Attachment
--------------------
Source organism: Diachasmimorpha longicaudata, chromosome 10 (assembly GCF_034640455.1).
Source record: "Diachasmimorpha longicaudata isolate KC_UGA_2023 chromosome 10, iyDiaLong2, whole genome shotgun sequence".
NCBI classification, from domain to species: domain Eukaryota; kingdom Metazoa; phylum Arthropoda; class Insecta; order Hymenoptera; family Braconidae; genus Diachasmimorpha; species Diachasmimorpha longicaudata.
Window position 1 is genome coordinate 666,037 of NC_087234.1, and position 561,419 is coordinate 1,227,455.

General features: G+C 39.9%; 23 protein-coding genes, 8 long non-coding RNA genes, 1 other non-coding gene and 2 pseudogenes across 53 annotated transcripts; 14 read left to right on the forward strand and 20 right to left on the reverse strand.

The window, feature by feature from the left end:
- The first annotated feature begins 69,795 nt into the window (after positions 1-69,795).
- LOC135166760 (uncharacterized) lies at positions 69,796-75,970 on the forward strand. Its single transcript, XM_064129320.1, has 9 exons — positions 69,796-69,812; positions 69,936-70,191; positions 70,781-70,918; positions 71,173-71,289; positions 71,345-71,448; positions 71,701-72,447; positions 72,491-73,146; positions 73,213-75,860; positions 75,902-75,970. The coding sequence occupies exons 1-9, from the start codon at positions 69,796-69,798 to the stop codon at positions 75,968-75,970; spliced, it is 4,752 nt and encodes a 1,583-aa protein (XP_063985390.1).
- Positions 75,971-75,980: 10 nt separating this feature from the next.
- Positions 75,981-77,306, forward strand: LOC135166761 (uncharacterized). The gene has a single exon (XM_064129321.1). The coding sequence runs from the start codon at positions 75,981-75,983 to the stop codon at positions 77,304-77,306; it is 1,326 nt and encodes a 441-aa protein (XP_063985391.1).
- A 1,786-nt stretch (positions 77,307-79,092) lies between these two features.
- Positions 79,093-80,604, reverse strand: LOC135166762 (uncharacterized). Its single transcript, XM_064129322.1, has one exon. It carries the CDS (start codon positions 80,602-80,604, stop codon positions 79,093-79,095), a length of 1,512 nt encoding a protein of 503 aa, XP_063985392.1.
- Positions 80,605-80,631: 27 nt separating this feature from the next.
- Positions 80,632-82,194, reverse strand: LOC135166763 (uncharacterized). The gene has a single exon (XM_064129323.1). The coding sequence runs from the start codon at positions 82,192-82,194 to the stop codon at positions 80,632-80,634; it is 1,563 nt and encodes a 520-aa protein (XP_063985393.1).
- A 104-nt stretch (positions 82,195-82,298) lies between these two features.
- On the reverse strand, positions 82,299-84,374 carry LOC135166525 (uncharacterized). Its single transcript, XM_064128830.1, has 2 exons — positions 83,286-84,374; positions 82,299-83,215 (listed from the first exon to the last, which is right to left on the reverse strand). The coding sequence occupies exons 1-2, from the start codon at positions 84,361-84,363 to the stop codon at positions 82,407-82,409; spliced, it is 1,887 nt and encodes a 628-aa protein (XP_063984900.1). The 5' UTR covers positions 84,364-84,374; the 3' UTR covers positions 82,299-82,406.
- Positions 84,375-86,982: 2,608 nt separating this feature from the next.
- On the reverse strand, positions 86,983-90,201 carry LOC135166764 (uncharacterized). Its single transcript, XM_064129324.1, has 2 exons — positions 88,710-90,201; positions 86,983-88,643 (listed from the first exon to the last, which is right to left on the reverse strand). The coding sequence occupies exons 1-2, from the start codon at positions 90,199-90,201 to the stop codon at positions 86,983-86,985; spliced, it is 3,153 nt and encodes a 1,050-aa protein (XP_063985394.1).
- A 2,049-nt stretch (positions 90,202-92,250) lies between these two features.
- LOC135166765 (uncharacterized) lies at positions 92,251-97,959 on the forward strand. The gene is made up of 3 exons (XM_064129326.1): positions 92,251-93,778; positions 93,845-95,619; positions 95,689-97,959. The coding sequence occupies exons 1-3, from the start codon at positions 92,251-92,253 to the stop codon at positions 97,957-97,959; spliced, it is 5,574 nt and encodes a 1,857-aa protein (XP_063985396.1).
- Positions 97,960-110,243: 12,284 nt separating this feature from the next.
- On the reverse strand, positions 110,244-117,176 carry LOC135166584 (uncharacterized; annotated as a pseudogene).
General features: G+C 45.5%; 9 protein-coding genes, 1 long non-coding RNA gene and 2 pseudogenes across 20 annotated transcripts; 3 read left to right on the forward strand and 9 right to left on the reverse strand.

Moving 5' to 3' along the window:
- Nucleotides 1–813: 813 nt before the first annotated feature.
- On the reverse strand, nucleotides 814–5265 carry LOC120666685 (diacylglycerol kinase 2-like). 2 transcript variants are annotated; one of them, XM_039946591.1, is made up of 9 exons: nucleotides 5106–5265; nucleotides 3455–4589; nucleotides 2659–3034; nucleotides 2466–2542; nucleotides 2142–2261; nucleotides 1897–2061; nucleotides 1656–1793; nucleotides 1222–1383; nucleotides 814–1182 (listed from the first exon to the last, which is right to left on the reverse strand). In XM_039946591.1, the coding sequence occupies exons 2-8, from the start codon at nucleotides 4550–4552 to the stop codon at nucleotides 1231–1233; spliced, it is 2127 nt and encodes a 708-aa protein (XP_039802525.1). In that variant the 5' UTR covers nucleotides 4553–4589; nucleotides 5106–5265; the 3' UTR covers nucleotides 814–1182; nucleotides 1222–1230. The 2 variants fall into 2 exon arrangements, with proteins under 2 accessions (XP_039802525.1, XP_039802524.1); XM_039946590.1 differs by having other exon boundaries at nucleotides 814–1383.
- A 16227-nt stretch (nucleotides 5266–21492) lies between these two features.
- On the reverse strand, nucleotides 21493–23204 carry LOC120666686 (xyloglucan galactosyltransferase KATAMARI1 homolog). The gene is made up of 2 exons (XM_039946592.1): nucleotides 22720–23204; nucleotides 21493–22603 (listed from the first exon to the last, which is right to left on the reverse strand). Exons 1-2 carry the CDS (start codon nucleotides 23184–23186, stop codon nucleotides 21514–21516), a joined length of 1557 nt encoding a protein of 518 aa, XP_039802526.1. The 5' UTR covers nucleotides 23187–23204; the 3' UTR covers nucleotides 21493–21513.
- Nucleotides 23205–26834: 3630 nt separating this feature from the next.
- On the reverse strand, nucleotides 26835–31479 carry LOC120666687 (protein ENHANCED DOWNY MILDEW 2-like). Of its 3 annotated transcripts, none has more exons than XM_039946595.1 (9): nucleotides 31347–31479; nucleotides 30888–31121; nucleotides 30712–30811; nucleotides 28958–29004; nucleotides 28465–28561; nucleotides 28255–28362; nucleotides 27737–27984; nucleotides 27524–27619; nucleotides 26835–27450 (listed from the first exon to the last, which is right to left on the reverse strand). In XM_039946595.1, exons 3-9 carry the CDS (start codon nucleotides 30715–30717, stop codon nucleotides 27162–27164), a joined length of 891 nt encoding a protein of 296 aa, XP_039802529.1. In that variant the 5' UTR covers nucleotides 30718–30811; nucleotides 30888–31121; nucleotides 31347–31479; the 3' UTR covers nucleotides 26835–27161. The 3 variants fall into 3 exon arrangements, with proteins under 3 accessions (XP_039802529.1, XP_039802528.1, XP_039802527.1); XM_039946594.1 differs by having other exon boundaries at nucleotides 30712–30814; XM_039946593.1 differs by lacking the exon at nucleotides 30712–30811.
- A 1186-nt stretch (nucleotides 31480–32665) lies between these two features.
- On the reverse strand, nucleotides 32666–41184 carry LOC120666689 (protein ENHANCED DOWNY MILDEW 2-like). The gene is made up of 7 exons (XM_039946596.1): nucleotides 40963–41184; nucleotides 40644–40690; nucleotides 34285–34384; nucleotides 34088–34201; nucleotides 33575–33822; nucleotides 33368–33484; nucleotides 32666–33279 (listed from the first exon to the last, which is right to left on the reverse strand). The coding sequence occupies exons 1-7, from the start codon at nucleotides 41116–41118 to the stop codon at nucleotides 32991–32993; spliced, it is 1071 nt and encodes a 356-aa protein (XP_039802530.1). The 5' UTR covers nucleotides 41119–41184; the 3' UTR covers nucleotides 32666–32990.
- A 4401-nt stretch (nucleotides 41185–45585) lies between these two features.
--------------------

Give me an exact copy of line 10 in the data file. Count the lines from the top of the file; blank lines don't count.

- Positions 75,981-77,306, forward strand: LOC135166761 (uncharacterized). The gene has a single exon (XM_064129321.1). The coding sequence runs from the start codon at positions 75,981-75,983 to the stop codon at positions 77,304-77,306; it is 1,326 nt and encodes a 441-aa protein (XP_063985391.1).